It was quite a transition to go from working woman to mother, and a stay at home mom, at that, especially because it happened quite suddenly in my case. Two and a half months after getting hitched, we learned that we were expecting. And within¬†2 weeks of that, I was on bed rest until our little honey was full term. Given my pre-term labor, all I could do was “nothing”. Except, that is, cerebrally prepare for motherhood. But for whatever reason, I seemed incapable of even mentally preparing for a¬†baby, much less adapting gracefully to¬†this sudden new stage in our life. I didn’t have¬†that 7-9 month¬†transition period¬†to bid farewell to the working world, ease into¬†marriage,¬†and work out the logistics of welcoming new life. When a discerning friend later¬†empathized, “you didn’t have the mental energy. You were exhausted even as you lay there.” I¬†was greatly comforted because then suddenly what seemed like 7 months of slovenly-ness was clarified into a very simple state of letting my body rest so that we could have a healthy baby. Nothing more, but also nothing less. Continue reading

The Holy Spirit Inspires Us to Greater Elephants

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We are on day 3 of pacifier detox!!!!! And it is totally the Lord. I mean, man, do I ever get a surprise every time we attempt this. I didn’t learn the first time that my ways are not His ways, so naturally I was hemming and hawing and stressing and guilting over still letting our son have a nuk for naps and at night. The plotting and scheming for the Great Detoxification Event can only be described as a category 10 mental furry. ¬†The deadline of having to go in for his 18 month appointment – and face the doctor’s questions – has only made me more anxious, because we are going in 1.5 months¬†late, and at his 15 month appointment we were already¬†supposed to have weaned him of it, apparently, which means I am even more of a lazy looser.¬†I was convinced it would be supremely difficult for our first, and then I was¬†convinced it would be astronomically more difficult than¬†that,¬†for little man, for many reasons that were very logical and based in objective observation.

Then there’s this elephant (see above). This darn elephant has been my faithful companion for over 3 years. I have kept it in the diaper bag for use at a moment’s notice. I have found it hidden in the diaper bag and dutifully repatriated¬†it for my little teething honeys. I have coaxed, encouraged, ordered them to use the darn thing. And they act like it doesn’t exist. Both the little stinkers. Despite my best efforts. Until a couple days ago. We were in the basement (miracle #1, since I dislike basements), and all the sudden little man is gnawing on that blessed elephant as if his life depends on it. It looked to me like “the beginning of a lifelong romance” (name that movie!), but I decided not to get my hopes up. It went to bed with him, and him without his pacifier, but he howled for over 15 minutes, and we caved because Daddy was feeling sick and I was feeling crazy.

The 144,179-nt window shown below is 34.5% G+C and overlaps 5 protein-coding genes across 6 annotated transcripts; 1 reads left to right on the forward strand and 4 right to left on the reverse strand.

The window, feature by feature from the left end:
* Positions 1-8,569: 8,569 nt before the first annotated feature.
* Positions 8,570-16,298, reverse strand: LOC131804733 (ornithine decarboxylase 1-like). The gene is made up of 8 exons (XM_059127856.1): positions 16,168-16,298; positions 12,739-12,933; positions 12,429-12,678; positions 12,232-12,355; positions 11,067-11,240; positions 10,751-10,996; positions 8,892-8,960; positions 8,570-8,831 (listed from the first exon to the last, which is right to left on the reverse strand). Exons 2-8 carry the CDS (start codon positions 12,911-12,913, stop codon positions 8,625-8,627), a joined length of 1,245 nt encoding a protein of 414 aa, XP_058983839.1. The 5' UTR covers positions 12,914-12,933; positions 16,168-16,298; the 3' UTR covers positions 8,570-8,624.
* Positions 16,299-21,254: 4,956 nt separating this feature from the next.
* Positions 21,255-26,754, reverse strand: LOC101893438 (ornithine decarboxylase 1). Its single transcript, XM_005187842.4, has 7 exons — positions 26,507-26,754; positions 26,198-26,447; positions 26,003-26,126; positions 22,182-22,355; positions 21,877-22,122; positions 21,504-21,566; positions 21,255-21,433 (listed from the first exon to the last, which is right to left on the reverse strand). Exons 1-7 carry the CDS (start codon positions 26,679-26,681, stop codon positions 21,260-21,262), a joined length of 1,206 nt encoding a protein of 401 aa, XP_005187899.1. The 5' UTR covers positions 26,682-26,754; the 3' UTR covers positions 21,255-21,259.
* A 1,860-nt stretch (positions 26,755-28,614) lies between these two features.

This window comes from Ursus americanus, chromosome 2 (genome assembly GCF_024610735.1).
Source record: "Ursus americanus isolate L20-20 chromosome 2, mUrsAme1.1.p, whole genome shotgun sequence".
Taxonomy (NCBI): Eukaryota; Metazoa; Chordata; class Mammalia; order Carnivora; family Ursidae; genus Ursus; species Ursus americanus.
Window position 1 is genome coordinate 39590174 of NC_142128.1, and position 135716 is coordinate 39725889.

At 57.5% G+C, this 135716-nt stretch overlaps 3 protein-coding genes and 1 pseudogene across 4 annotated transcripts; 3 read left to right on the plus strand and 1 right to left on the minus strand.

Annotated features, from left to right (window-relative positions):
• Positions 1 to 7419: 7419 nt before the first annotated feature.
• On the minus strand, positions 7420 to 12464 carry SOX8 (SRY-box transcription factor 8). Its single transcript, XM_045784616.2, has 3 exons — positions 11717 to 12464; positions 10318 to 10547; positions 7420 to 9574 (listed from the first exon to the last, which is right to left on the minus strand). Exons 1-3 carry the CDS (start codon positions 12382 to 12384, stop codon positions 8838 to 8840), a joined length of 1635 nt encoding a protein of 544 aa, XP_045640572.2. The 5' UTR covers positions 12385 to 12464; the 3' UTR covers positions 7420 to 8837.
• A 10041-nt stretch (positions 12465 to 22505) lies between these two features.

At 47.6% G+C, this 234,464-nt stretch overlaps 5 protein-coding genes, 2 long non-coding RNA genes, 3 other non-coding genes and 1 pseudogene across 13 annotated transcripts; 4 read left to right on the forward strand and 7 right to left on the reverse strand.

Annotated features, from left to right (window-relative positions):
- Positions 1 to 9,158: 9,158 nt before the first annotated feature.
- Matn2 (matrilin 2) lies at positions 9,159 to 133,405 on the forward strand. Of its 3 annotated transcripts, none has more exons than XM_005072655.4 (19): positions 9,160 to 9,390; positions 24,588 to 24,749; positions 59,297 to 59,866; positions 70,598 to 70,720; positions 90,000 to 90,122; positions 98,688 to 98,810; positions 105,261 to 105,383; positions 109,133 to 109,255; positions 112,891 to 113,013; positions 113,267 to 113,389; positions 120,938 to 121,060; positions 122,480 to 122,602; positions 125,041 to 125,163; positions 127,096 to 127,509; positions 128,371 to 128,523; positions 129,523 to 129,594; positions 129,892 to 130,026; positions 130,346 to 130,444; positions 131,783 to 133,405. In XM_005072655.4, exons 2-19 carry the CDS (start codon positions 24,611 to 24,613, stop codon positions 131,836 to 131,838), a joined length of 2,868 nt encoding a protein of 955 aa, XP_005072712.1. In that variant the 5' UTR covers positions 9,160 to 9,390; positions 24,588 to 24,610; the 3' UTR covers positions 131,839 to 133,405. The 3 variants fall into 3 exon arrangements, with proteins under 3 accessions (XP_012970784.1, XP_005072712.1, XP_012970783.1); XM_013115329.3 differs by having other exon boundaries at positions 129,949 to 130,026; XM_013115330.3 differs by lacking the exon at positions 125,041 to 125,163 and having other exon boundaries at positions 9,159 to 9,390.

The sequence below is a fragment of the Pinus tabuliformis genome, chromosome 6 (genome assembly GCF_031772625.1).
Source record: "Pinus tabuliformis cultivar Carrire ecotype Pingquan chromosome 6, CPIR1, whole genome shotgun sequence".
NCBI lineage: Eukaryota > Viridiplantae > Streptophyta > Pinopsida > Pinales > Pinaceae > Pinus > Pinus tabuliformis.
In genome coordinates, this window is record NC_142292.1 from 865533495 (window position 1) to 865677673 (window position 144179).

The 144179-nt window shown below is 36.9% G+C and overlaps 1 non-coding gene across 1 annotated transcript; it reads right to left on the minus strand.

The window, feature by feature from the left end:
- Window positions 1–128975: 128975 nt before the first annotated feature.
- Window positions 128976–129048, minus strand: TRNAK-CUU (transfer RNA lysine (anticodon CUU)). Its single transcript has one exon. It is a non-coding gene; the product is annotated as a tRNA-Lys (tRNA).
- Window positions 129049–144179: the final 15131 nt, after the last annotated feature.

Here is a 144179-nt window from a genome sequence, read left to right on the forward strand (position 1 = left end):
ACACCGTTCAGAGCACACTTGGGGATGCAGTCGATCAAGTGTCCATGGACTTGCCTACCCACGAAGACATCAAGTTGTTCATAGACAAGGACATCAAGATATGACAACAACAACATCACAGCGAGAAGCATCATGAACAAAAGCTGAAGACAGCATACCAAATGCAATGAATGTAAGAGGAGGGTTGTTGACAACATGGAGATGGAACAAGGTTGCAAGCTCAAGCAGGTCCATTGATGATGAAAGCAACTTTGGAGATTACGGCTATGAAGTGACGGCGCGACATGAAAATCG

But we tried again yesterday, when things were more calm for all. He had no paci, he had that darn elephant. And he only woke once. I found his new friend, and he went right back down to sleep!

…[just a little more saga here, folks! I do have a point. Hang in there!]…

This morning was tough on all of us, mostly because my temper flares so easily over the slightest issue, and our friends, due to visit, were an eternity away from rescuing me. But as I put little man down for his nap, I couldn’t help but note that he was being so very dear, giving me hugs and acting like I was doing him a big favor by letting him sleep. And I couldn’t help but flash my camera at him to capture the moment of blessed pacifier freedom, now so ingrained as habit that I am calling it a success.

And I saw the Holy Spirit. He reminded me how truly easy this process has been. He suggested that maybe he was involved from the beginning, inspiring Joshy to find the thing in the basement, and finally take to the thing! He thereby comforted and calmed me from the tornadoes of the past few days. I thought, “well, it isn’t all bad”, and “I haven’t totally screwed up¬†everything“. “See? He’s successfully weaned from his paci. Thank you Lord!”

And then he wailed again. No way?! WAY! I thought from the sound of the cries that he was probably not, after all, ready to give up the paci. Luckily, having just experienced the above, I had the presence of mind to look at my watch so that I could time it and figure out what to do Рlater Рbased on scientific measurements of length of wailing. And in the meantime I decided to make peace with my daughter, and offered that we read together. And while we were reading together, at some point, the wailing ceased. They are now both, blessedly, slumbering, and I am again claiming full nuk detox.

Thank the Lord. He cares about paci detox!  And the Holy Spirit knows about neglected elephants who are well qualified for the job! Can I get an Amen?

Amen!

 

 

How We Got through the Winter, Sort of

Last April, a visiting friend asked, “So, how did you survive the winter?” I didn’t have the guts to tell the whole truth, which is that, “we didn’t.” I mean, we’re still alive and all, but the winter of 2014-2015 was really, really hard. We handled it poorly. As summer was coming to a close this year, I was already tensly anti-anticipating the cold and isolation, knowing that I hadn’t really recovered from last winter.¬† I’m going to tell you this story to help with hope. There is hope! (And please, don’t pitty me. I do that plenty for both of us. Plus, pity is futile, so I’ve stopped that. I’m trying to stop that. I’m sort-of stopping that. ;))